This is supposed to be the boring part.
A group of scientists pores over binders of health studies and environmental reports before making a very preliminary recommendation to the Environmental Protection Agency on how EPA should craft a new antismog rule. The group has no enforcement authority—it only issues nonbinding suggestions—so the scientists typically do their work in an environment devoid of the political vitriol that engulfs later stages of the rule-making process.
This time, however, the lab coats are operating under fire.
When EPA's Clean Air Scientific Advisory Committee met in March to prepare a recommendation on the agency's next rule on ozone pollution, it did so amid a barrage of criticism from congressional Republicans, who say the group is too opaque—and too tinged with green bias—for its recommendations to be trusted.
House Science Committee Chairman Lamar Smith echoed a slew of GOP attacks in a letter to Administrator Gina McCarthy, in which he accused EPA of relying on "secret science" and charged that the panel's members were too closely tied to the agency, "undercutting independent scientific review."
Whether the critiques are valid or not, the fact that Republicans and industry groups are fighting President Obama's new ozone regulation in its most nascent stages demonstrates the high stakes over the sweeping air-pollution rule—and just how bitter the fight is about to become.
The rule would lower the bar for the permissible level of ozone pollution, a component of smog that is linked to asthma, chest pain, and respiratory damage. Under the Clean Air Act, if a state is found to have ozone levels above the allowable threshold, it is subject to expensive pollution-control procedures, including restrictions on business and transportation plans.
Opponents say the new threshold would be the most expensive regulation ever to come out of EPA—the agency projected that a previous attempt to tighten the standard would have cost between $19 billion and $90 billion—and they are looking at every avenue for smothering the rule before it starts.
And if the coalition can't stop it, it has plenty to gain by delaying it.
EPA's previous attempt to lower the ozone standard was snuffed out by the White House in September 2011. At the time, administration officials said the decision to kill the proposal—which would have lowered the ozone standards from 75 parts per billion to 70 ppb—had nothing to do with politics. But environmental groups continue to believe otherwise, and sources inside the administration said the decision came without input from EPA. When the president squashed the plan, it drove a wedge between Obama and then-EPA Administrator Lisa Jackson, for whom the rule was a top priority.
Now, EPA is considering lowering the threshold to below 70 ppb, and environmentalists fear that their reading of history will repeat itself: The stop-and-start nature of federal rule-making means the regulation could be front-page news during the 2014 or 2016 election cycles, creating a political dilemma for the White House.
Hoping to keep the clock ticking on their terms, the Sierra Club and other green groups have sued EPA to force it to set a legally binding schedule that would have the agency issuing a preliminary ozone proposal by December and finalizing a rule by October 2015. EPA has said final action won't come until at least Nov. 15, 2015.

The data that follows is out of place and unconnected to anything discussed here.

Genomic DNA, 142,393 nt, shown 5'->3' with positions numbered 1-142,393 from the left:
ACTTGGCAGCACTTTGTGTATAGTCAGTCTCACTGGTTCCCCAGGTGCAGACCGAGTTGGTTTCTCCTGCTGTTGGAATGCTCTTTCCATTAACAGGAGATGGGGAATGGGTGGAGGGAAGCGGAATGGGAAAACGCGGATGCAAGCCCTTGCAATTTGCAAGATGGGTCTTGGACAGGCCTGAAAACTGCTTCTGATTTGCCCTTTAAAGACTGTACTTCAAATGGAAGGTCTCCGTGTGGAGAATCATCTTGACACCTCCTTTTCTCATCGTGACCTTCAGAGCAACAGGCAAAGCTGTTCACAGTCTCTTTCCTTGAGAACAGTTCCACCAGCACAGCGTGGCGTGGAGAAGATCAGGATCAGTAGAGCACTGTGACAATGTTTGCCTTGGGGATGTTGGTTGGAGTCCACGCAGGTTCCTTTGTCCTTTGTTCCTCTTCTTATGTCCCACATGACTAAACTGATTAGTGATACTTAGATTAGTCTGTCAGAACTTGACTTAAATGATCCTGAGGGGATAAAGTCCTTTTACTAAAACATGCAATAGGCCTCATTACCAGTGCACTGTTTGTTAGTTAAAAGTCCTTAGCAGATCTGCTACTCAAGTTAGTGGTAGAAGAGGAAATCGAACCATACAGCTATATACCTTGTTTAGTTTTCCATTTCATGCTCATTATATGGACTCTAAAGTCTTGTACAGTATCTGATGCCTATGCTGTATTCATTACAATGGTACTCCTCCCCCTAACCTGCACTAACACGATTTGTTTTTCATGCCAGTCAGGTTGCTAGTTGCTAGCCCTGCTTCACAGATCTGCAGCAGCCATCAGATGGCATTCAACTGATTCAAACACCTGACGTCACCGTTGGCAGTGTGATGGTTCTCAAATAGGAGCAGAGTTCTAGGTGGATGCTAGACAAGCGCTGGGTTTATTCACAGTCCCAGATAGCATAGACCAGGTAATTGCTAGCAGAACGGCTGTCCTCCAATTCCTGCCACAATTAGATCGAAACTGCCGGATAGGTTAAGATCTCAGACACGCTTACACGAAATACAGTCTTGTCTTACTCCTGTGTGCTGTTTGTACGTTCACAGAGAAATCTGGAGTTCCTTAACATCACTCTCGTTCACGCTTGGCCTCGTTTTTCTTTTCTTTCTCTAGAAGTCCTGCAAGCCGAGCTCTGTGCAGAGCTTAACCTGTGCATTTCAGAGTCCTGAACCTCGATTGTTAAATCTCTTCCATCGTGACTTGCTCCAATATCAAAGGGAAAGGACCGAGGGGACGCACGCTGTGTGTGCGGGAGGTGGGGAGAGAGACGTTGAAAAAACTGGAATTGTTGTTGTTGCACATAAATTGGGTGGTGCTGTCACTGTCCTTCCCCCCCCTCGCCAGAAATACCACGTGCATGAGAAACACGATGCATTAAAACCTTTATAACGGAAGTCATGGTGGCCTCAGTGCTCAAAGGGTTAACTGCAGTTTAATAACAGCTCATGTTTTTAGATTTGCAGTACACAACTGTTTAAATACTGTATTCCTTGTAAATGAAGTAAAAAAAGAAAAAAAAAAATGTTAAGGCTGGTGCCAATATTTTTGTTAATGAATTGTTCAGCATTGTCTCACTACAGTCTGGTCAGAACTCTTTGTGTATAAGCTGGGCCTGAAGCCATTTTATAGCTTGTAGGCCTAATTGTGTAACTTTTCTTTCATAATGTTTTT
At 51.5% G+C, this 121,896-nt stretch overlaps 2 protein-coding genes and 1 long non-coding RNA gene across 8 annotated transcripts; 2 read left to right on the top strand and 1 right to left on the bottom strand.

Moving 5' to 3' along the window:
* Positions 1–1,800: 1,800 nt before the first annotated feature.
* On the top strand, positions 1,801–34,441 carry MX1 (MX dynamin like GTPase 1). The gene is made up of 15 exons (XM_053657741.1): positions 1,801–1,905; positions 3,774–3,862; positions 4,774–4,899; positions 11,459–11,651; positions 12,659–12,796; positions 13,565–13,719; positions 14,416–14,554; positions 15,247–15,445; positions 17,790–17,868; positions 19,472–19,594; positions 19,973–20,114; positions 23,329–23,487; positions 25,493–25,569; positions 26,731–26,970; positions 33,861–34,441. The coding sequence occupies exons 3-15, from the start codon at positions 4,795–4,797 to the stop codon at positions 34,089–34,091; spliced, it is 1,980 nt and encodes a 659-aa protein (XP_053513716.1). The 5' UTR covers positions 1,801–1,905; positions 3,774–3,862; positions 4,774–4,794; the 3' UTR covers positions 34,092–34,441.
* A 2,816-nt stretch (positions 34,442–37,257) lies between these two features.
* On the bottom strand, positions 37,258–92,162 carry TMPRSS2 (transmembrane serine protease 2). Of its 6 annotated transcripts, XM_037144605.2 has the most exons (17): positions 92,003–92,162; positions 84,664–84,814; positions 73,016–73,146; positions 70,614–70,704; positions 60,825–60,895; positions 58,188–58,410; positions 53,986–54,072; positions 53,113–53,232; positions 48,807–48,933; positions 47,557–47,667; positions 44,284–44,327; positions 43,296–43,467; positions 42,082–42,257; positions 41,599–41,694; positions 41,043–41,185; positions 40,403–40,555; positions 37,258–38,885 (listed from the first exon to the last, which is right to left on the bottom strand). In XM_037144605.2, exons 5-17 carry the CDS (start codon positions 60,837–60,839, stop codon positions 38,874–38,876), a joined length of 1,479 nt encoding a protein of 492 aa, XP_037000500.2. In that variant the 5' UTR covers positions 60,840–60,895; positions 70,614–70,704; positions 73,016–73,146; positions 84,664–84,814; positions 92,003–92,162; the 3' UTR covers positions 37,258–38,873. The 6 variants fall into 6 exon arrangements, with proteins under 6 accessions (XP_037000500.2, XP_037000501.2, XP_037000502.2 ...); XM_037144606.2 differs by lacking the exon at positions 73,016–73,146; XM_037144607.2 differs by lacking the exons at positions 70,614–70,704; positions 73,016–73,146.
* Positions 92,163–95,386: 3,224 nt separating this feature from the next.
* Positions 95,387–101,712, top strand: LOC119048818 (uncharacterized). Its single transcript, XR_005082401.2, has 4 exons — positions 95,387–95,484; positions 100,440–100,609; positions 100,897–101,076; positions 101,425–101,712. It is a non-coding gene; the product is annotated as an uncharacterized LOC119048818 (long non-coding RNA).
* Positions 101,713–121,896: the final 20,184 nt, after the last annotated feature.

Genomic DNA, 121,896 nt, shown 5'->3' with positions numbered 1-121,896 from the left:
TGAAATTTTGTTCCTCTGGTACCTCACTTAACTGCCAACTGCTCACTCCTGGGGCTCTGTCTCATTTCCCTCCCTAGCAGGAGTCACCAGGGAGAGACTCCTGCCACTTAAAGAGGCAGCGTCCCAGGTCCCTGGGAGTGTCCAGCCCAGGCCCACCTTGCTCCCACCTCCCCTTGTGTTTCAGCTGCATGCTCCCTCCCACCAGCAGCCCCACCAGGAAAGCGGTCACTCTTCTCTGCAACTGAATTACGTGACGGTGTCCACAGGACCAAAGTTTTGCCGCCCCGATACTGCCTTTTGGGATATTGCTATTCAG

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The administration's decision to blink the first time around has fueled hopes among the rule's opponents that Obama will nix the new plan. And so they're starting the attack early—hoping both to raise the rule's profile and to increase the amount of political pain the administration would suffer for enacting it.
"There is no bigger air regulation across the country than ozone," said one former Republican aide, noting that opposing the rule could pay political dividends for savvy legislators. "For lawmakers who have been around, they see the writing on the wall," the former aide said.
The American Petroleum Institute is also well ahead on its messaging, releasing a study last May warning that tightening ozone limits to 60 ppb—a level sought by environmentalists but unlikely to be set by EPA—would put 97 percent of U.S. counties in violation of the rule, effectively putting most of the country under pollution reduction plans.
Frank O'Donnell, the president of Clean Air Watch, said this is the most activity he's seen on a science review since 1997, when industry groups banded together to bash an ozone-standard review.
"This may be the most coordinated dirty-air campaign I've seen since then," O'Donnell said. "The [science commission] meeting has become a peg for a lot of activity that was stirred up by the corporate groups that would like to nip this thing in the bud."
Environmental groups, however, believe the science supports a new, tighter standard, and that this will be enough to bring Obama around to their side.
So—under the spotlight's full glare—what did the scientists decide? For the moment, nothing. Their March meeting concluded without a recommendation, but the group's work continues, and it has homed in generally on a limit of 70 ppb or less.
The scientists are scheduled to make a public recommendation in May, and when they do, green advocates, industry insiders, Hill warriors, and the White House will all be watching.
This article appears in the April 5, 2014 edition of National Journal Magazine as Ozone Combat Zone.
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